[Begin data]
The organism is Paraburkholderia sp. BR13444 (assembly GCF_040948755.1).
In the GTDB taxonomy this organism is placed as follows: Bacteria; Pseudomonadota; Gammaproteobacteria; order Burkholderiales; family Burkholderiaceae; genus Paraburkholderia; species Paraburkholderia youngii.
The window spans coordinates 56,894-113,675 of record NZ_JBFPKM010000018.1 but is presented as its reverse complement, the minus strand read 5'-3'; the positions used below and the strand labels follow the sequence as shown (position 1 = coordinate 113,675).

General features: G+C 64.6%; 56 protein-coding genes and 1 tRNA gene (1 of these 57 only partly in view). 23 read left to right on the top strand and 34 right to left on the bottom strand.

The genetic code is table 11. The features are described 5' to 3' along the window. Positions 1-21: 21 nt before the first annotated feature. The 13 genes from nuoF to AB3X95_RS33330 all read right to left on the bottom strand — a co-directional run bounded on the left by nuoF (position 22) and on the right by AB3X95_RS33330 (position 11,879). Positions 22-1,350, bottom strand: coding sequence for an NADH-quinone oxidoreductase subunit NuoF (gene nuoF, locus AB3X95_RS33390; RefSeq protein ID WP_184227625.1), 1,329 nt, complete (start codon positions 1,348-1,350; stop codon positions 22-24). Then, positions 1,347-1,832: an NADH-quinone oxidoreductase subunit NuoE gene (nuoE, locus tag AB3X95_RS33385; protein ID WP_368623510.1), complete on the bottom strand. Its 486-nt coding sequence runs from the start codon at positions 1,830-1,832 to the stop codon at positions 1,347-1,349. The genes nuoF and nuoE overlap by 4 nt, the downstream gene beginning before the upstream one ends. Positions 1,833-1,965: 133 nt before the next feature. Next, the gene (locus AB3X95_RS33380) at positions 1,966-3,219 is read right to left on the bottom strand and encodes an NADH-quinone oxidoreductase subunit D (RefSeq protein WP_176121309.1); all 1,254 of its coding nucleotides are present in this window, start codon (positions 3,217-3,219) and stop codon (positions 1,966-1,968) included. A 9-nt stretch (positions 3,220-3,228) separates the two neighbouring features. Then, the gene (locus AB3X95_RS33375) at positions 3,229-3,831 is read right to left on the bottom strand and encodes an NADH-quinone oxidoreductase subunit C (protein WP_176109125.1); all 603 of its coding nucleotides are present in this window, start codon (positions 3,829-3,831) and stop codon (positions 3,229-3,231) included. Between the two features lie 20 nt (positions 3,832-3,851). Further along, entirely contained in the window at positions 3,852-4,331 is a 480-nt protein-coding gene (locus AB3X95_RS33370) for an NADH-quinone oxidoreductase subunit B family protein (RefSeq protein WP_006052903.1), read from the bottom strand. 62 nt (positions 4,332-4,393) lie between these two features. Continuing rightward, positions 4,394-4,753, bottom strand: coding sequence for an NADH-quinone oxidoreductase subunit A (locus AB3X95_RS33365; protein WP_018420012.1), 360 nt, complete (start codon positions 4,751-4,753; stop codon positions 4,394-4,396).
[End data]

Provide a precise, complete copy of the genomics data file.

The organism is Paraburkholderia sp. BR13444 (assembly GCF_040948755.1).
In the GTDB taxonomy this organism is placed as follows: Bacteria; Pseudomonadota; Gammaproteobacteria; order Burkholderiales; family Burkholderiaceae; genus Paraburkholderia; species Paraburkholderia youngii.
The window spans coordinates 56,894-113,675 of record NZ_JBFPKM010000018.1 but is presented as its reverse complement, the minus strand read 5'-3'; the positions used below and the strand labels follow the sequence as shown (position 1 = coordinate 113,675).

General features: G+C 64.6%; 56 protein-coding genes and 1 tRNA gene (1 of these 57 only partly in view). 23 read left to right on the top strand and 34 right to left on the bottom strand.

The genetic code is table 11. The features are described 5' to 3' along the window. Positions 1-21: 21 nt before the first annotated feature. The 13 genes from nuoF to AB3X95_RS33330 all read right to left on the bottom strand — a co-directional run bounded on the left by nuoF (position 22) and on the right by AB3X95_RS33330 (position 11,879). Positions 22-1,350, bottom strand: coding sequence for an NADH-quinone oxidoreductase subunit NuoF (gene nuoF, locus AB3X95_RS33390; RefSeq protein ID WP_184227625.1), 1,329 nt, complete (start codon positions 1,348-1,350; stop codon positions 22-24). Then, positions 1,347-1,832: an NADH-quinone oxidoreductase subunit NuoE gene (nuoE, locus tag AB3X95_RS33385; protein ID WP_368623510.1), complete on the bottom strand. Its 486-nt coding sequence runs from the start codon at positions 1,830-1,832 to the stop codon at positions 1,347-1,349. The genes nuoF and nuoE overlap by 4 nt, the downstream gene beginning before the upstream one ends. Positions 1,833-1,965: 133 nt before the next feature. Next, the gene (locus AB3X95_RS33380) at positions 1,966-3,219 is read right to left on the bottom strand and encodes an NADH-quinone oxidoreductase subunit D (RefSeq protein WP_176121309.1); all 1,254 of its coding nucleotides are present in this window, start codon (positions 3,217-3,219) and stop codon (positions 1,966-1,968) included. A 9-nt stretch (positions 3,220-3,228) separates the two neighbouring features. Then, the gene (locus AB3X95_RS33375) at positions 3,229-3,831 is read right to left on the bottom strand and encodes an NADH-quinone oxidoreductase subunit C (protein WP_176109125.1); all 603 of its coding nucleotides are present in this window, start codon (positions 3,829-3,831) and stop codon (positions 3,229-3,231) included. Between the two features lie 20 nt (positions 3,832-3,851). Further along, entirely contained in the window at positions 3,852-4,331 is a 480-nt protein-coding gene (locus AB3X95_RS33370) for an NADH-quinone oxidoreductase subunit B family protein (RefSeq protein WP_006052903.1), read from the bottom strand. 62 nt (positions 4,332-4,393) lie between these two features. Continuing rightward, positions 4,394-4,753, bottom strand: coding sequence for an NADH-quinone oxidoreductase subunit A (locus AB3X95_RS33365; protein WP_018420012.1), 360 nt, complete (start codon positions 4,751-4,753; stop codon positions 4,394-4,396).